A new warning has come that more older adults, over the age of 65, are dying from falls.
According to the Centers for Disease Control it's increased from about 18,000 a decade ago to 30,000 in 2016. That number could climb to as many as 59,000 by 2030. Luckily falls are preventable. Here are the main things you can do to keep your house safe.
These are small changes you can start making now even if you're not over 65 or not concerned about falling. Jason McCullough with Brothers Redevelopment Inc. walked The Now through a house to show some of those changes. The best part is they're relatively easy.
McCullough said some of the changes actually start before you get inside the house.
"Most falls happen (in) main entry areas, kitchens and baths," McCullough said.
According to McCullough a grab bar is a versatile tool that can help in any room.
"They come in a kind of a decorative finish," McCullough said. "This one's brushed steel. So we usually place these in a bathroom. We'll do a vertical installation for transitions in and out of the tub. And then sometimes we'll also place a diagonal installation so that when you're in the tub you have more safety and stability."
McCullough showed how it should look.
"It's at a height where she can grab it," McCullough said. "It's on a vertical next to the tub. So she can use that getting in and out of the tub, so it's a great transitional stability piece."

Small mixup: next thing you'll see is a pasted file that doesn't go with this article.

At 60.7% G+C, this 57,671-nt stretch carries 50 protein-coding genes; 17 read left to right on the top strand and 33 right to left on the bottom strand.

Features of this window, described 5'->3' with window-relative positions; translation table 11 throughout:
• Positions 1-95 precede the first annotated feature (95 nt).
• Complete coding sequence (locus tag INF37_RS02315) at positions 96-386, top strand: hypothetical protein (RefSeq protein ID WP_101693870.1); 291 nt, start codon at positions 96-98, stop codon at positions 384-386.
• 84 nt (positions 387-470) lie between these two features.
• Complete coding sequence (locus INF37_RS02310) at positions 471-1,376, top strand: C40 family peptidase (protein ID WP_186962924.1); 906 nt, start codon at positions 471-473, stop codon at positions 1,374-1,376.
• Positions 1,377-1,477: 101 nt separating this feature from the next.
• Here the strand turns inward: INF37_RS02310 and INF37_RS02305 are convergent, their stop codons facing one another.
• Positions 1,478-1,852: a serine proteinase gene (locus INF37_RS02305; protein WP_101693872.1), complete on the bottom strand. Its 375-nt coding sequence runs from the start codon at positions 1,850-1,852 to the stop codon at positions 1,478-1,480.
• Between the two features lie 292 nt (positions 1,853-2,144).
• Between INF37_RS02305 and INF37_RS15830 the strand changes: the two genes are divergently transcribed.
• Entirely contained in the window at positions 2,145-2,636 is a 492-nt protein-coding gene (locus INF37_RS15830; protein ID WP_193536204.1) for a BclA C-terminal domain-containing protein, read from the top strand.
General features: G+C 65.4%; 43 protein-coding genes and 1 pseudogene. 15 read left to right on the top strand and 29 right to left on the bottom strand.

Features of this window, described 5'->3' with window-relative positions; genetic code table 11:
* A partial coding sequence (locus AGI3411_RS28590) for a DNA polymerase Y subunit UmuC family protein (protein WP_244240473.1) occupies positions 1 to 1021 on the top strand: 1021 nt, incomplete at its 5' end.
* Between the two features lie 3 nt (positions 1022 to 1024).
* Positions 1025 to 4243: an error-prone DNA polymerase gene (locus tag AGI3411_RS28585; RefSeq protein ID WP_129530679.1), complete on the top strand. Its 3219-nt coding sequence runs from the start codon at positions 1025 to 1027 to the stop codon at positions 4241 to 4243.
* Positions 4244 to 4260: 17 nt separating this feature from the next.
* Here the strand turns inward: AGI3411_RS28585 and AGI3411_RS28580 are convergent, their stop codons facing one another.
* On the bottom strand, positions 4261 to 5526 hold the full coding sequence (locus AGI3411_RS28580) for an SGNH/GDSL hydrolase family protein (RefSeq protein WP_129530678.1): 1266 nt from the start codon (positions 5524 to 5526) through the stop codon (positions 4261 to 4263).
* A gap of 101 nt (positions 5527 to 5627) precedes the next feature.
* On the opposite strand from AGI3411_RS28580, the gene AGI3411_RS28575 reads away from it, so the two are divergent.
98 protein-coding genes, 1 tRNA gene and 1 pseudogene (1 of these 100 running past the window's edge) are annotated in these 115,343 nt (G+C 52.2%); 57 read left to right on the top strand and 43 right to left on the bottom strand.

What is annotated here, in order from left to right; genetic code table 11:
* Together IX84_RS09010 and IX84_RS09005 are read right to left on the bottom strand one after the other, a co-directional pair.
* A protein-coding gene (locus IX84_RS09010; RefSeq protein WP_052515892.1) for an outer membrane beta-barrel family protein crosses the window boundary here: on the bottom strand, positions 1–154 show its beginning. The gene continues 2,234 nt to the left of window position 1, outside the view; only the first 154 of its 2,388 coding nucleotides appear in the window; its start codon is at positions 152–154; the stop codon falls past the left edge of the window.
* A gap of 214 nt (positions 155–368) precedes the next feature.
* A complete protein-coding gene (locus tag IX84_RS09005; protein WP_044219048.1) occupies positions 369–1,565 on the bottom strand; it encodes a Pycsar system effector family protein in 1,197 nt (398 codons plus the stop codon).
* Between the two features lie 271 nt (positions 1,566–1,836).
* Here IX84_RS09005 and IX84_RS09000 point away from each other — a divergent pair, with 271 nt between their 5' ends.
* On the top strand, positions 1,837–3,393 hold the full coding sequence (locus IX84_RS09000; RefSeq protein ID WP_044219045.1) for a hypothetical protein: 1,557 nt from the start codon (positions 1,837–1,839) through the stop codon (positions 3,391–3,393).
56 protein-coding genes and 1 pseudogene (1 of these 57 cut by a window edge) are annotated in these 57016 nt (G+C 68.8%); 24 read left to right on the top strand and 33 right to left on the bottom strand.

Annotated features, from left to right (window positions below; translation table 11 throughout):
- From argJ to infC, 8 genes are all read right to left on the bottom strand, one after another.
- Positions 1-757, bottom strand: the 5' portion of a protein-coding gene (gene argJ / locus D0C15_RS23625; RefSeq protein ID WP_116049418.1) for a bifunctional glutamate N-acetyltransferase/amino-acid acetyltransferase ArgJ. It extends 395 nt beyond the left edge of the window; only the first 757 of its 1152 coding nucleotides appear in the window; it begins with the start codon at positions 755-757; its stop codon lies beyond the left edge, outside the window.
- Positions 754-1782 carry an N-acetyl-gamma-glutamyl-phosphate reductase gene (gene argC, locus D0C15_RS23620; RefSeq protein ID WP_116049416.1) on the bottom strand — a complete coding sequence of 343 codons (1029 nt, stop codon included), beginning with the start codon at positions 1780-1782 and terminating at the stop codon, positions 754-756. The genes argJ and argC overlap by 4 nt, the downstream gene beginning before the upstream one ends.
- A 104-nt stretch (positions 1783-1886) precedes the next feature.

He said tubs can be an area prone for falls.
"You have these custom tubs," McCullough said. "Obviously they're raised so they're a little higher than your normal tub is, but it's still, you can see it's below my knee, so that's much more of a fall risk 'cause you're going to catch that and you can't really catch yourself and you're going all the way in. But if you have this, you have something to hold on to."
Transitions from room to room can be fall hazards as well.
"So this would be an issue right here because we have a rise in the floor and this transition's a little thin," McCullough said as he pointed to a change in floor height in a threshold. "We'd want to see a wider, more sloped transition piece here or we'd want the floor installed level with the other existing floor."
McCullough said fall dangers can even be outdoors. He pointed out several issues in the backyard.
"This is a great example of where we get comfortable and we miss things over the years," McCullough said, as he pointed to steps without rails. "Our houses age just like we do. And as we get older, a lot of times our eyesight starts to go, their motor skills start to slip and they don't notice things that they would have, or someone new to their house would have noticed. And just this kind of little small ledge here, this could be a trip hazard and you don't have anything to grab onto if you do trip and fall."
Another thing to consider is if you find yourself always grabbing the wall or you visit a loved one and you notice marks on the wall, that may be a sign that it's time to consider these upgrades.